Cover Crop Diversity in No-Till Systems
In 2013, the Champlain Valley Crop, Soil and Pasture Team partnered with four farms to evaluate cover crop mixes in wheat and corn silage systems, as well as Tillage Radish in a pasture system. Four replicated trials were planted and evaluated for preliminary results. Although final data collection, compilation and results will not be complete until spring 2014 for cover crop performance (and later for subsequent crop performance), we did gather some valuable data this first year and use this project to disseminate information to farmers in the Champlain Valley. Our focus was primarily on heavier clay soils, however, much of the information from this project will be applicable across the Champlain Valley (and beyond).
Although some of our plots did not produce usable data, the data we have collected so far is already proven valuable. For example, in our fall measurements the lower seeding rates (50 lbs/acre) of our two different mixes that were interseeded into corn fields is performing comparably or better than the control plots of 100 pounds of winter cereal rye in percent cover, dry matter yields, and nutrient uptake of nitrogen, phosphorus and potassium. In addition, our winter hardy cover crop mix actually removed slightly more nutrients per acre than the higher rate of the same mix for the November 1st data collection. All the mixes yielded more biomass and nutrients per acre than the control plots of winter rye.
- Identify alternative cover crop options for field crop producers (wheat and corn silage) and determine if cover crop mixes provide increased benefits over single species cereal rye plantings.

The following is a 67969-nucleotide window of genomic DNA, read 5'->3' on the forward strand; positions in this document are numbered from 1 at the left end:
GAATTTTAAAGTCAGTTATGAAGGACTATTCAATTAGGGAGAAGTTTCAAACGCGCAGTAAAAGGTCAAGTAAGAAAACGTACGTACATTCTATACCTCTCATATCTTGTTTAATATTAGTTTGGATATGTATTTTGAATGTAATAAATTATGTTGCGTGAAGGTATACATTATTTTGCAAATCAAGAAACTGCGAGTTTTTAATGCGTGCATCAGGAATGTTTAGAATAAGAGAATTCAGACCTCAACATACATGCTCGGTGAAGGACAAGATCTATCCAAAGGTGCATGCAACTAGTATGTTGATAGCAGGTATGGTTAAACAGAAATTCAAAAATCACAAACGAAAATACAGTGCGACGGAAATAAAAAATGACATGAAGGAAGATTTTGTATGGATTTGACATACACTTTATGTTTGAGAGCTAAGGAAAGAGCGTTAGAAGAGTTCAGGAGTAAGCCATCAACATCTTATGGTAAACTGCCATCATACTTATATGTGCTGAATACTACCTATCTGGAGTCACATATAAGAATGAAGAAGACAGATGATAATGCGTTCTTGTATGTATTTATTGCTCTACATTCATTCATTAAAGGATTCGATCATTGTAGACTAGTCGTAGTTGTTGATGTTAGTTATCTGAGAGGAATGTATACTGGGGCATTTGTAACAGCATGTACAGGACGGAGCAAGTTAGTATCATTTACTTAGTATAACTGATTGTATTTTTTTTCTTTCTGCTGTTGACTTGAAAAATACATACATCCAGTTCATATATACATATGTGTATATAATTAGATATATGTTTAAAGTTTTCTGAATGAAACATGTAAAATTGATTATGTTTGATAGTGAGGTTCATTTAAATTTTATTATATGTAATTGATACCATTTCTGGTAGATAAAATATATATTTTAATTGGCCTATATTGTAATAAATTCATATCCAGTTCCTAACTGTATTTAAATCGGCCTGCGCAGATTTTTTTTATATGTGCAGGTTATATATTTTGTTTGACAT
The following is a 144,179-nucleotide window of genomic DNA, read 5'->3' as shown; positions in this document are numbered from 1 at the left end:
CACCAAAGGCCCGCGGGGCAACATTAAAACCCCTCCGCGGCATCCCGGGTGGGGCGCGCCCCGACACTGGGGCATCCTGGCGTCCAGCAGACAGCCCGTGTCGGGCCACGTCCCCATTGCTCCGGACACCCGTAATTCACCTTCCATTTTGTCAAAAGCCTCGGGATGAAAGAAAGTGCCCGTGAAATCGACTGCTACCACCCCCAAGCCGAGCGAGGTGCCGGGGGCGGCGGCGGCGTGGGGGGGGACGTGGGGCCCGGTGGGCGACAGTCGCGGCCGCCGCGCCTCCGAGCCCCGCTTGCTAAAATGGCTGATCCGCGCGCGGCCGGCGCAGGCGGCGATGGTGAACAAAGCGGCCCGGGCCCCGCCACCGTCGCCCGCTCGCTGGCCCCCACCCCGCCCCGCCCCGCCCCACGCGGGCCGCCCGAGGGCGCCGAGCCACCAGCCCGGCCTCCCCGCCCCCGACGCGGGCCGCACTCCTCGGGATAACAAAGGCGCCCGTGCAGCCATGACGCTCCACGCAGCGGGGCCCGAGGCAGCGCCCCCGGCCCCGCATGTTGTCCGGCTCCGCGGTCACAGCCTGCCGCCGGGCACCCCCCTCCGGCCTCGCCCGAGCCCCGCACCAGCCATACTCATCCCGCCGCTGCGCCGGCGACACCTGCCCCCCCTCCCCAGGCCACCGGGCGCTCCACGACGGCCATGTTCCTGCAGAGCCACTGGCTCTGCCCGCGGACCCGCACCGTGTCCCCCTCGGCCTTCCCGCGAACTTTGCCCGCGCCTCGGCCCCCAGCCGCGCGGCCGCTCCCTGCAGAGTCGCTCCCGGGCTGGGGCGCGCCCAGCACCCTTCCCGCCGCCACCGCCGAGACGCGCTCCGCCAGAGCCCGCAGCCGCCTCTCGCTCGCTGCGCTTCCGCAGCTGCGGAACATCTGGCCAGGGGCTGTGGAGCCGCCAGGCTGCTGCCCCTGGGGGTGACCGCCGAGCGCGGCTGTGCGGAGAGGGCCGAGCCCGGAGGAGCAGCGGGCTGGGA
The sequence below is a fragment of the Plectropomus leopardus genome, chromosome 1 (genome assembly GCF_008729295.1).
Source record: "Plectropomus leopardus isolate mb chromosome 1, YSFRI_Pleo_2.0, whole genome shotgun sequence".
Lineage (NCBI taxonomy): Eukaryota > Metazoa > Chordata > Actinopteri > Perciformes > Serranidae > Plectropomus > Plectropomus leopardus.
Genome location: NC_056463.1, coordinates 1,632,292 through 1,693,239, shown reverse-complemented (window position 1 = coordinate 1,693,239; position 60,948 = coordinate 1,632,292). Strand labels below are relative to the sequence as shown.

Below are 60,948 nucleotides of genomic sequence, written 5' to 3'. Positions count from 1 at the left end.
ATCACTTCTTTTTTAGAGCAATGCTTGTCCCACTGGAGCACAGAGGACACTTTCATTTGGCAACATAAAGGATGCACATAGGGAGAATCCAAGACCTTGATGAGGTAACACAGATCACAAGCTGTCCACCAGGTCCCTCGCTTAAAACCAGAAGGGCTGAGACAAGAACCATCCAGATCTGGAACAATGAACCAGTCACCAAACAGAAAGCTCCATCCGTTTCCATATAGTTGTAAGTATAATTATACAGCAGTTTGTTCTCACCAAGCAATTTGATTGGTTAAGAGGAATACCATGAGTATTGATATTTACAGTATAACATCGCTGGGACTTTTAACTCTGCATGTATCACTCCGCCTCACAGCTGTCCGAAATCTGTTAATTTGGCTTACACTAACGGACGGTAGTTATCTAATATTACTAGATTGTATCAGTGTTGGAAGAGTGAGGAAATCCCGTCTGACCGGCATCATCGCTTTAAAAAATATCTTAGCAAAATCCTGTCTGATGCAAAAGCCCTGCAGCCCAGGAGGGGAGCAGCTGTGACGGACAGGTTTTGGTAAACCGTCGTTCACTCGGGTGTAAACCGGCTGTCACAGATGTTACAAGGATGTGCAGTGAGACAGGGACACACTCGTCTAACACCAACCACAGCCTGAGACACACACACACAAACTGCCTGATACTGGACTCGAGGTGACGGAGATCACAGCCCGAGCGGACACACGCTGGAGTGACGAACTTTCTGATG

- Evaluate winter-killed cover crop mixes in comparison to winter-hardy mixes, as an option for farms with heavier soils to incorporate cover crops as part of a no-till system.
- Determine the amount of soil coverage and biomass produced by cover crops in the Fall, as most current data is evaluates Spring performance.
- Evaluate the use of no-till drilled radishes to increase forage in grazing systems
- Increase farmer knowledge and adoption of cover crops, cover crop mixtures, and conservation tillage practices.
Replicated trials were established at four locations in Addison and Chittenden Counties on working dairy farms. Fields included corn (silage), organic wheat and pasture and were on a mix of soils from clay to fine sandy loam.
Two trials were identical on two farms growing corn silage (Ferrisburgh and Richmond, VT). We interseeded plots by hand with broadcast seeders in mid-August to simulate aerial application rates. Corn was already at or beyond the R1 stage. We then went in immediately after harvest and used a Haybuster No-Till Grain Drill to seed a second set of identical plots. There were three replications of five treatments. All plots were 10 by 100 feet. At both Deer Valley Farm (Ferrisburgh, VT) and Farr Farm (Richmond, VT) we seeded the following treatments: